The positive zero-crossing signal +ZC and the negative zero-crossing signal -ZC on the lines 532 and 534, respectively, are provided as inputs to a counter/timer circuit 540. The counter/timer circuit 540 also receives a pair of synchronization input signals on a line 542 and a line 544 from the signal generator 194. The synchronization input signal on the line 542 synchronizes the counter/timer circuit 540 with the positive peaks of the electrical modulation signal output of the signal generator 194 and thus correspond to the locations B and J on the ΔΦM (t) curve 410 in FIG. 8 and the locations B' and J' on the ΔΦM (t) curve 410' in FIG. 9. The synchronization input signal on the line 544 synchronizes the counter/timer circuit 540 with the negative peaks of the electrical modulation signal output of the signal generator 194 and thus correspond to the locations F and N on the ΔΦM (t) curve 410 in FIG. 8 and the locations F' and N' on the ΔΦM (t) curve 410' in FIG. 9. The counter/timer circuit 540 is responsive to the synchronization signals on the lines 542 and 544 so that the counter/timer circuit 540 measures the time intervals between the zero-crossing signals corresponding to the locations H and H', I and I', K and K', and L and L', on the curves 450 and 460 in FIGS. 8 and 9, respectively, rather than measuring the time intervals that start or stop at the zero-crossings at the locations B and B', F and F', J and J', and N and N' .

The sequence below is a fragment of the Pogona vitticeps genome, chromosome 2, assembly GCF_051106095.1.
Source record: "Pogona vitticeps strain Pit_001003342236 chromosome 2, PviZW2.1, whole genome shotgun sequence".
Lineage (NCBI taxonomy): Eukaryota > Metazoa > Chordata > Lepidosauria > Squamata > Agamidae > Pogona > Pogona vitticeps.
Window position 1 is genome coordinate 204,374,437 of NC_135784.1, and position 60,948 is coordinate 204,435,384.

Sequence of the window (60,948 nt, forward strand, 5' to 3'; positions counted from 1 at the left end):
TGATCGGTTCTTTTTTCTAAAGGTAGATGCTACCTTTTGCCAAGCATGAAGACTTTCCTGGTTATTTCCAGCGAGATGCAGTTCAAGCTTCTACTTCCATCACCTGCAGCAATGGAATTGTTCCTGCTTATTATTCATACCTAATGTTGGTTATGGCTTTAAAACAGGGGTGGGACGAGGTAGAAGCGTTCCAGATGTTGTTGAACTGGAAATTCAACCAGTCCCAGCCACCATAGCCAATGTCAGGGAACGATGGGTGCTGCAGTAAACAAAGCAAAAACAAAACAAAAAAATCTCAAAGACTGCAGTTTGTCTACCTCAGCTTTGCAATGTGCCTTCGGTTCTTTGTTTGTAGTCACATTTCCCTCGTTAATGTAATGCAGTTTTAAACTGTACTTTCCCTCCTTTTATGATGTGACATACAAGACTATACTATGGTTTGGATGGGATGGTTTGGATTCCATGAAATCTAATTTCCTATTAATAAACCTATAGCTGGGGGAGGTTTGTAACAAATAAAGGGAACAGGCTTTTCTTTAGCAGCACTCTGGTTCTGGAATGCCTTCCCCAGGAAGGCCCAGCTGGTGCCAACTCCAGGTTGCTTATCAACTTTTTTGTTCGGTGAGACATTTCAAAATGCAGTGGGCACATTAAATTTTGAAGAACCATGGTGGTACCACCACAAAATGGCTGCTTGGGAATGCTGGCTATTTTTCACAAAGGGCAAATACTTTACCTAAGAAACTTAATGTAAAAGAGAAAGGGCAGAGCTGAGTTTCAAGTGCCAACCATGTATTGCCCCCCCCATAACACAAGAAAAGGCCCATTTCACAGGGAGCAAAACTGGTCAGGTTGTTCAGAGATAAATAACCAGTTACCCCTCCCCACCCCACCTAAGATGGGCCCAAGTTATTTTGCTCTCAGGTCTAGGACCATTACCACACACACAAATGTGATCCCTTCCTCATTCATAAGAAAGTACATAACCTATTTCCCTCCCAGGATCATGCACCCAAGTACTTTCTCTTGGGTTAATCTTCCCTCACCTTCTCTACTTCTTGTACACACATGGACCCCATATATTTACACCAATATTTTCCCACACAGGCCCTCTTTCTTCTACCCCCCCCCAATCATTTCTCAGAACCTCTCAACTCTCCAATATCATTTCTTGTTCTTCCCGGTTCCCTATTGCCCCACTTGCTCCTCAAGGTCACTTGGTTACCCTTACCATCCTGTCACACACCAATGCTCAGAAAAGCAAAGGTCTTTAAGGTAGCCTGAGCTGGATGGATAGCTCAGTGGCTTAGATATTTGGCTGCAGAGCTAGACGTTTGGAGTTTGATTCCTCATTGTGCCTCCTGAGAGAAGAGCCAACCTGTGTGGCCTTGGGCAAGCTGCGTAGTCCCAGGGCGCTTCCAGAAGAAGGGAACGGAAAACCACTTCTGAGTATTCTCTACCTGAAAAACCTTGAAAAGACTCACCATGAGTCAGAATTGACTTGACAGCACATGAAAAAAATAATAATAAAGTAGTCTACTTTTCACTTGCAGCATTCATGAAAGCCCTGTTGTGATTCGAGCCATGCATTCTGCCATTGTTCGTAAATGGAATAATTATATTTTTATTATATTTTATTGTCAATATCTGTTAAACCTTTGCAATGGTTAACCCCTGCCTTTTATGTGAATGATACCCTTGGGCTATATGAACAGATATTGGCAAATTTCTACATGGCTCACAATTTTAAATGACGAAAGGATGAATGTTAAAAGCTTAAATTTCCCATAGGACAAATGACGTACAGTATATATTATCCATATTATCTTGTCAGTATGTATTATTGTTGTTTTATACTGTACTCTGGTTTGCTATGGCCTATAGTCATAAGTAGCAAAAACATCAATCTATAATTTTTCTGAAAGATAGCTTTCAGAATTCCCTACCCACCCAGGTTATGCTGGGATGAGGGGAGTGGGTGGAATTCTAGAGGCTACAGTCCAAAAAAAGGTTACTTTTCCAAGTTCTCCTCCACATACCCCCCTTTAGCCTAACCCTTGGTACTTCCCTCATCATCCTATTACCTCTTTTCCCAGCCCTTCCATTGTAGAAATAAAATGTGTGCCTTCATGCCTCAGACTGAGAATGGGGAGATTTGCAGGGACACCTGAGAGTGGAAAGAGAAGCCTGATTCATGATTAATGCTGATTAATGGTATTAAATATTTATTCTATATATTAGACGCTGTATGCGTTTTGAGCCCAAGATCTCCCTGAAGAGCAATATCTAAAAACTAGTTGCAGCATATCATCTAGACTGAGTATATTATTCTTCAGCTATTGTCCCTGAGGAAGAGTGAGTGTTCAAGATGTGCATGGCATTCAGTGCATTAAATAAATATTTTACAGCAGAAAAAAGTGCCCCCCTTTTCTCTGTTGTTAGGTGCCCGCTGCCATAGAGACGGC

An exemplary counter/timer circuit 540 is illustrated in FIG. 13. The counter/timer circuit 540 includes a counter 560, a timer/oscillator 562, and a data storage memory 564. The counter 560 is preferably a precision counter that is reset by one of the synchronization signals on the line 542 or the line 544 (e.g., the line 542, as illustrated in FIG. 12). The counter 560 counts in response to the output of the timer/oscillator 562.